We’ve all heard about the “new normal” businesses have been operating in this year. COVID-19 has changed the way people shop, accelerating the growth of direct-to-consumer (D2C) fulfillment and shipping for retailers, eCommerce marketplaces, and manufacturers, particularly consumer packaged goods (CPG) companies, following the lead of some snack food giants.
While many of these companies have dipped their toes into the D2C waters (and, of course, some brands have been built exclusively on this model), the current crisis has forced others to accelerate their plans to adopt a D2C model, causing a strain on resources.
In March 2020, eMarketer forecasted that D2C sales would account for $17.75 billion of total eCommerce sales in 2020, up 24.3 percent from 2019. And that was early in the crisis. Stay-at-home orders have accelerated the rise of eCommerce, with 44 percent of consumers planning to do more grocery shopping online and 39 percent anticipating buying more durables online over the next one to two years, according to the EY Future Consumer Index. Consumers are realizing that maybe they don’t have to squeeze those avocados.
For many supply chain participants, moving to a D2C model will mean significant changes to their fulfillment processes and systems. More packing of “eaches” and fewer full cases. More parcel shipments, fewer LTL and truckload. More stops and miles per delivery, less aggregation.
Here are 3 tips for companies looking to start—or speed up—their move into the booming D2C space:
#1 Communicate with your current partners
Odds are if you’ve been a more traditional brand, you want to keep selling through your normal distribution channel or at least a hybrid model. This is a tricky tightrope to walk as you risk “competing” with your retail channel. Communication and a solid plan, such as segmenting product lines or buy online, pickup-in-store (BOPIS), can allow you to sell through both. Don’t give your retailers the silent treatment. Engage with them and make them part of the plan—whether it will include them long-term or not.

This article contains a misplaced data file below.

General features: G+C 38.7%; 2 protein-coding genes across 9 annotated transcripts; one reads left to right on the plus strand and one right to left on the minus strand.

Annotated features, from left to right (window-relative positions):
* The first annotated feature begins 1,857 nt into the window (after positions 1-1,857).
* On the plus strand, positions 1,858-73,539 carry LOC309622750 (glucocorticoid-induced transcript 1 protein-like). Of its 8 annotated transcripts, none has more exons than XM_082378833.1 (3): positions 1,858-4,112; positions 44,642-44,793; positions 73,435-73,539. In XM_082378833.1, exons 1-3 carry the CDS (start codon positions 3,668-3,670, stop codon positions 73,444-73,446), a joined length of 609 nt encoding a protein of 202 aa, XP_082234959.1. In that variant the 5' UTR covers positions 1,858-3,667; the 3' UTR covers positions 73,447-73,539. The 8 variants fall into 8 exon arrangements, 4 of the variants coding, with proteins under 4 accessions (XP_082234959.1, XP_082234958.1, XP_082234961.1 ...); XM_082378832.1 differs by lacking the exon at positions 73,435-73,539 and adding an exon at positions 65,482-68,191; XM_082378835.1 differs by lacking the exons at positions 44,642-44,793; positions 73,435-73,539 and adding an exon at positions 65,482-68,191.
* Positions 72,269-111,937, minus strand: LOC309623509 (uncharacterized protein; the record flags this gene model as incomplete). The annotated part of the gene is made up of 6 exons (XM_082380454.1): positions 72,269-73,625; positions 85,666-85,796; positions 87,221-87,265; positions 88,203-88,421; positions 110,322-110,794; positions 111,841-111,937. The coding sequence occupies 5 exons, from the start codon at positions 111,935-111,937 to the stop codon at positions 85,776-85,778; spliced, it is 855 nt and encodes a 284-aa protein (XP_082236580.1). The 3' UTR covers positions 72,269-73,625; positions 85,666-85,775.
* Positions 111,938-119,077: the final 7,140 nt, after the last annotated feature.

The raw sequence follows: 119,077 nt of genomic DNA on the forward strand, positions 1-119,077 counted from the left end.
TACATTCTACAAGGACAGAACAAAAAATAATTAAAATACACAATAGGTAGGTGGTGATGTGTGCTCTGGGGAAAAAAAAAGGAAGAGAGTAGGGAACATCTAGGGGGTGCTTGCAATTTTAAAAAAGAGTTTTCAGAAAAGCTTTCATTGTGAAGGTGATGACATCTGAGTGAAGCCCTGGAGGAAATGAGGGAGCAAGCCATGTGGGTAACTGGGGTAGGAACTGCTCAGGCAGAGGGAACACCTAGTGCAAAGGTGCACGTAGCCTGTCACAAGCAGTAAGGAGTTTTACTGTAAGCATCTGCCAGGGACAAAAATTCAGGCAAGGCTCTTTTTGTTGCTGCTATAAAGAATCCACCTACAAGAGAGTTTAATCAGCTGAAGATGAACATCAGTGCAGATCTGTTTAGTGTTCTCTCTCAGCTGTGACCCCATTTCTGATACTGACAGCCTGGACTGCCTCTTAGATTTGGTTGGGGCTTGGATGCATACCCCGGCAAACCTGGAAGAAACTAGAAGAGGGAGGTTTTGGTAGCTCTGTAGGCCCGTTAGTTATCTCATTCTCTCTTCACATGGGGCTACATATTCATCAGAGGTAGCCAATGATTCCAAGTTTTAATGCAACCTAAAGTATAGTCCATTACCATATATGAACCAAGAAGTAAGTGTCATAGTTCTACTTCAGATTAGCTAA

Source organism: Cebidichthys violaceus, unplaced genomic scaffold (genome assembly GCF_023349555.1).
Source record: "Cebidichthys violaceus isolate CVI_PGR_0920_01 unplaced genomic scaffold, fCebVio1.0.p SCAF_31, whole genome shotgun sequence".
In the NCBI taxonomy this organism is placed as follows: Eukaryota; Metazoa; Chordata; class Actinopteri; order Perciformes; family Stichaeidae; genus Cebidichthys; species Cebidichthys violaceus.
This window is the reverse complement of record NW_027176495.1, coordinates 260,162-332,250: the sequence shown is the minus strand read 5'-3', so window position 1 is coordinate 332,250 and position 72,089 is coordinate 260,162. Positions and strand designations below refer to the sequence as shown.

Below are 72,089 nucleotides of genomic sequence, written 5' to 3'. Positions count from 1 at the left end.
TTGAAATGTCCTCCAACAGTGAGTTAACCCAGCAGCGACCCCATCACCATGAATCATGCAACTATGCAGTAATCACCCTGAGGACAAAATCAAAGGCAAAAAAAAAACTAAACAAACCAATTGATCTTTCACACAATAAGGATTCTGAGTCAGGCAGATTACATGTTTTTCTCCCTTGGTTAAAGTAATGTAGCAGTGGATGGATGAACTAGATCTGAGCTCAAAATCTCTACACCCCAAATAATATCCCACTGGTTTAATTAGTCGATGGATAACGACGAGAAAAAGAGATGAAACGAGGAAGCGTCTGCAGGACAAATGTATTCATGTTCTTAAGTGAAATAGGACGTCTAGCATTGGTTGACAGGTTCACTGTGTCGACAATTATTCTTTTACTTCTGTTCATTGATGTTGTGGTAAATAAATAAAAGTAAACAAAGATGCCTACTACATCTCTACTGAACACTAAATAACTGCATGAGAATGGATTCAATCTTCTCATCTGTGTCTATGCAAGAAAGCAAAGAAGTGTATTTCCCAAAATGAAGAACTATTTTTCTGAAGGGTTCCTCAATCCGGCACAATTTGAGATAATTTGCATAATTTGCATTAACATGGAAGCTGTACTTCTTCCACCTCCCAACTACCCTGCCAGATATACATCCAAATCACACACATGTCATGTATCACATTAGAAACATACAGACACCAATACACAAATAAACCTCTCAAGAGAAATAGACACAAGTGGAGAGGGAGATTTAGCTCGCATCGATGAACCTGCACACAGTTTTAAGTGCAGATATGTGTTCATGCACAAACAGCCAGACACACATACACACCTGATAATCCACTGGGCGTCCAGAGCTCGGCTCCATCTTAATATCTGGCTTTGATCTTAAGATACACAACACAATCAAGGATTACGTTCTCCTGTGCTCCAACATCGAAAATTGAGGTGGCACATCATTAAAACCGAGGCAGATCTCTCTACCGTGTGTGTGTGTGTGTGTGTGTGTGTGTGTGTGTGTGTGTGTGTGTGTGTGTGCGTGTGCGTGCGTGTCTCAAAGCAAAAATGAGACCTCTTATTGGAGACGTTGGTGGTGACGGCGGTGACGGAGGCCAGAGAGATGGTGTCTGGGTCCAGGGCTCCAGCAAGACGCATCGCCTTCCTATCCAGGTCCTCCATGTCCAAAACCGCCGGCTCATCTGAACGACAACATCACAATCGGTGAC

#2 Build it well, and they will come
Your eCommerce store is the face of your D2C operations, and it needs to be well-planned, with thought put into its design, technology, and overall user experience— from the product description to ease of consumers picking shipping options early in the process and processing returns.
#3 Automate your fulfillment from order to door
You might have to re-evaluate the systems you have in place to handle fulfillment, along with things like your warehouse layout, packaging materials, and inventory monitoring. There’s also a considerable shift in managing a transportation network that not only includes FTL and other modes used to move larger shipments to one that now consists of national, regional and local carriers moving smaller shipments across town, across the country, and possibly the world. Oh, and do not forget the need to manage returns and exchanges as well.
The move to online shopping by consumers isn’t going to go away, even when COVID-19 does. According to a study reported by Essential Retail Magazine, 42 percent of customers are expected to shop online more frequently after the crisis. There is an excellent opportunity for companies that take their products directly to consumers with this shift.
Having a multi-carrier parcel management solution such as Transtream can not only speed this move, but help speed the way to success as well.